but... its easier to blame obama, isn't it.  everyone KNOWS he doesn't WANT to close guantanamo cuz, cuz, cuz.... he's a secret whatever...

                what i WANT is a reality based discussion on the problems in this country instead of wild, hysterical fingerpointing at the wrong source of the problems in this country!

                president obama is NOT the problem - the f*cking republicans are!  and unless people start "getting" that before 2014, we stand to lose a helluva lot more in this nation, losses from which we will never recover.

                reality.  try it.

                EdriesShop Is it kind? is it true? is it necessary?

                by edrie on Mon May 20, 2013 at 01:40:11 PM PDT

                [ Parent ]

                •  oh, and fyi - THIS bill was introduced on feb. 3, (0+ / 0-)

                  2009 - less than two weeks after the executive order (which shows that congress really CAN move it's slovenly ass if it wants to do so.

                  when it was passed, it was attached to the defense bill that had the funding for the iraq and afghanistan war funding.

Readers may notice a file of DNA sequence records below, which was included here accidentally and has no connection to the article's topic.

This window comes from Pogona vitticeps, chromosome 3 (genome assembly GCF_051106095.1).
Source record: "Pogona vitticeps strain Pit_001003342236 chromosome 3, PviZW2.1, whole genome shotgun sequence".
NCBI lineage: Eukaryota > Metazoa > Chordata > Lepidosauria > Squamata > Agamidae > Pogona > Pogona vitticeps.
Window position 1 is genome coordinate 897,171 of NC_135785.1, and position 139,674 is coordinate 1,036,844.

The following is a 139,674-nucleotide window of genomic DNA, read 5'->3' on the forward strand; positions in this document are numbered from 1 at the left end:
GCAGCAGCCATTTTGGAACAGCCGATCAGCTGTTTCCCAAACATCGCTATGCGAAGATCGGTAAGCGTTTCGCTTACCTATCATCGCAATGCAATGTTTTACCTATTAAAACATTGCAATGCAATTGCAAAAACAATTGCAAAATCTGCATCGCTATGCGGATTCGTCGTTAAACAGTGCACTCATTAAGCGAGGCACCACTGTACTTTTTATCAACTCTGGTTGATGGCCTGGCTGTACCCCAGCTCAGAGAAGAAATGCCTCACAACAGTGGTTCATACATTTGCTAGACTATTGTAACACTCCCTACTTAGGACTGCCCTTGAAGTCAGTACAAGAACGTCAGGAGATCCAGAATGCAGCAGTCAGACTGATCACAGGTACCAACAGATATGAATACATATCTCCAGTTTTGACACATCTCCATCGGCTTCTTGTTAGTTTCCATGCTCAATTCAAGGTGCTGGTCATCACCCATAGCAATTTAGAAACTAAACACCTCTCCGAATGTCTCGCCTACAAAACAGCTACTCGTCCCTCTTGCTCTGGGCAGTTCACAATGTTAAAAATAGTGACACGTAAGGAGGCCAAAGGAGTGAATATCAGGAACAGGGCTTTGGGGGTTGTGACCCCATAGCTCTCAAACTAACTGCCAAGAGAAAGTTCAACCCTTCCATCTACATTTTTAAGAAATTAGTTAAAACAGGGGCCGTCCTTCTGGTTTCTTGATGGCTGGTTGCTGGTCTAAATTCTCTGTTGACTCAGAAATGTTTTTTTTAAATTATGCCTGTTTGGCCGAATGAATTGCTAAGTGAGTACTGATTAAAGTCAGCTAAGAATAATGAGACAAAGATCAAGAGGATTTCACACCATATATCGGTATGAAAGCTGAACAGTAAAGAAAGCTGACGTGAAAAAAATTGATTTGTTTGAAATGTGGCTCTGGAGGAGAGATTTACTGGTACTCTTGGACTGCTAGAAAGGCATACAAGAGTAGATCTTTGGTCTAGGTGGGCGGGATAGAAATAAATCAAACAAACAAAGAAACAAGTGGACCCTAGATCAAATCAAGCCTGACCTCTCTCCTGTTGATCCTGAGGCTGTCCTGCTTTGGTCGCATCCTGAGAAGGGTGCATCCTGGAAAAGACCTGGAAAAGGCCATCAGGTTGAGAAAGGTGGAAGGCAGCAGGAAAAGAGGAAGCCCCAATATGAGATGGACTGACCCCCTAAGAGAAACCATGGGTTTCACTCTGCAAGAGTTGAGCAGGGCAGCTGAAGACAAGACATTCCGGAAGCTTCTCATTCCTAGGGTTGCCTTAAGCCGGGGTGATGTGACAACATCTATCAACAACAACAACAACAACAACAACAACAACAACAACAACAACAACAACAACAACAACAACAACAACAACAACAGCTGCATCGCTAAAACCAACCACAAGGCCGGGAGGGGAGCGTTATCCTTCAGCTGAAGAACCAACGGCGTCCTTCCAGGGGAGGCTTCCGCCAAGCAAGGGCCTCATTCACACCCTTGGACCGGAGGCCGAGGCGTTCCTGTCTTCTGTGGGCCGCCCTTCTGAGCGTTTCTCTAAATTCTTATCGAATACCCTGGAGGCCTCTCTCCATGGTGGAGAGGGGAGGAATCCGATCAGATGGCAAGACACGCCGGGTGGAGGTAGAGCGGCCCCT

president obama attached a signing statement objecting to the inclusion of the guantanamo provision to that bill in the NDAA (national defense authorization act)... and, yes, he COULD have veto'd the bill, but that would have left the troops on the ground without financial support, so he chose not to do so.

                  that is another story, imho.

                  i REALLY wish everyone on this site would get their facts straight when arguing this issue.  it is one reason that so many of us don't take the extreme left position seriously - it is not based on facts... rather, it is based on distorted misinformation that gets repeated with histronic ferver.  

                  histronics don't bring about change - this type of hyperbole drives people away from those who are so passionate about a subject instead of building a coalition to actually SOLVE the problem.

                  [disclaimer here, i'm not accusing ctexrep of histronics - that post was almost reasoned.  it, at least, acknowledged that this administration has tried - where the post failed is assuming that the executive branch has the authority to override the NDAA restrictions.  it doesn't.]

                  EdriesShop Is it kind? is it true? is it necessary?

                  by edrie on Mon May 20, 2013 at 02:12:09 PM PDT

                  [ Parent ]

                  •  It was never about closing GTMO, (0+ / 0-)

                    it's about giving the people held there a fair shot at contesting the charges against them.